Netball: Brutal Fruit Netball Premier League
The North West Flames reached their first Brutal Fruit Netball Premier League final with a narrow 51-49 victory over the Golden Fireballs in their semifinal at the Mangaung Indoor Arena on Saturday.
The Flames trailed the Fireballs for most of the match. At halftime, the Fireballs had a 27-24 lead. Both teams achieved some superb intercepts and turnovers, and the game was fast and furious. The Fireballs had a five-goal lead at the end of the third quarter, but in the final 15 minutes, the Flames started closing in on them. In the sixth minute, they drew level, on 42-all, and then edged into the lead. Goal attack Renske Stoltz, who had a shaky start, found her mojo and the net.
“I don’t know what turned the match, but I am very happy to have reached our first final,” said Flames coach Dorette Badenhorst. “We didn’t play beautiful netball, and their game plans weren’t always the same as mine, but a win is a win. “Tomorrow’s final against the Jaguars will be like last year’s Varsity Cup final all over again. It’s going to be a heck of a match.” Jordaan was disappointed, but proud that her team had moved from sixth place last year to top four. “The team has come a long way. I think we lost it in the centre court – our centre Nadia Uys Pienaar wasn’t feeling well and I had to manage her. At one stage she came off and I had to juggle things around, but we lacked that extra driving force at that stage and that’s where they got ahead.”
Earlier, the Gauteng Jaguars cruised into their fourth consecutive final, beating the Southern Stings 60-43 in the semifinal after a slow start.
The Stings came out firing on all cylinders, and the Jaguars looked all at sea in the first quarter. They missed the ball, made some wild passes and appeared to be overcome by the occasion. At the end of the first quarter, the Stings were 15-11 ahead.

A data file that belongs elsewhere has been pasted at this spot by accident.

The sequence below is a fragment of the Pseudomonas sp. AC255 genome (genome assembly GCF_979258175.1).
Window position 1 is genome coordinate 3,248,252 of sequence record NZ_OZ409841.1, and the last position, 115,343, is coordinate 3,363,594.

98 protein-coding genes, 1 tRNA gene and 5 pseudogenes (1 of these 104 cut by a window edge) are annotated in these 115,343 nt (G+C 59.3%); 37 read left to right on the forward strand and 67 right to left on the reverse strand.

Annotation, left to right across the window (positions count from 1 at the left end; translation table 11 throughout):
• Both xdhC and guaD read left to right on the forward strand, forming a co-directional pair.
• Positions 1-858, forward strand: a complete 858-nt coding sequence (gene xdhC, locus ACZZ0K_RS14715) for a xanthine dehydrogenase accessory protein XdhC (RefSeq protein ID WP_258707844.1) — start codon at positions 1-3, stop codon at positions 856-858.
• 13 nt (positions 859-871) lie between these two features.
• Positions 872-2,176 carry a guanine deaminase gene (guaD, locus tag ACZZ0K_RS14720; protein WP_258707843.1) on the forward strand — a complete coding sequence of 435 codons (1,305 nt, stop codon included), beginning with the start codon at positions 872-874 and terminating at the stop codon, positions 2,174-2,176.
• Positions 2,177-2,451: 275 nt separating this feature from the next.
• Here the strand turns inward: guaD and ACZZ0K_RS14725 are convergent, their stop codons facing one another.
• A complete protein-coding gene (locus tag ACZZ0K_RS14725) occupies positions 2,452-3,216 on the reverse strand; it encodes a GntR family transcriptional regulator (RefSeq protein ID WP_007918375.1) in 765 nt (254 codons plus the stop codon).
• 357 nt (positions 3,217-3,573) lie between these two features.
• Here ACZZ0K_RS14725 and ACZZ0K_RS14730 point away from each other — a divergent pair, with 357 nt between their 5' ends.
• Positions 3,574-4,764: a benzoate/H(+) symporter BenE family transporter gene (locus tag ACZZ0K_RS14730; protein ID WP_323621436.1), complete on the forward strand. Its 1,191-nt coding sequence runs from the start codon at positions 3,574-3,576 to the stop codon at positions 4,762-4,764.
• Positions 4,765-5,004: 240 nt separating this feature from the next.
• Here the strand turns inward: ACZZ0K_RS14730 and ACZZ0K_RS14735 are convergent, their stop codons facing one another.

Jaguars coach Jenny van Dyk made a crucial change, replacing Protea Ina-Marie Venter with former Protea Chrisna van Zyl as goal shooter, and the older player’s experience immediately made the difference. The Jaguars started clawing themselves back into the match and less than two minutes before halftime, they went into the lead. At halftime, they had a 25-23 lead, winning the second quarter by 14 goals to eight.
Stings coach Annelie Lucas made several changes, including trying Protea goalkeeper Phumza Maweni at goal defence, but the Jaguars maintained the pressure. In the final quarter, the Jaguars stepped up a gear and won the quarter by 19 goals to nine. The match was hard and physical, with a number of players crashing to the floor. Lucas was disappointed that once again, the Stings had been the team of the tournament, only to crash out in the semifinals. “We made too many mistakes on attack, trying the force the ball, and feeding too far,” she said. “But we have another game tomorrow – it’s not the game we wanted to play, but we will be going all out to retain our bronze medal. And there’s always next year.”
Van Dyk said the experienced Van Zyl, the player of the match, had made all the difference.
“She knows Phumza well, and knows how she plays,” said Van Dyk. She said she did not mind which team the Jaguars met in the final. “But there’s a small part of me that would have liked to have played the Free State Crinums – they beat us in three consecutive finals, and I would have loved to have come up against them.”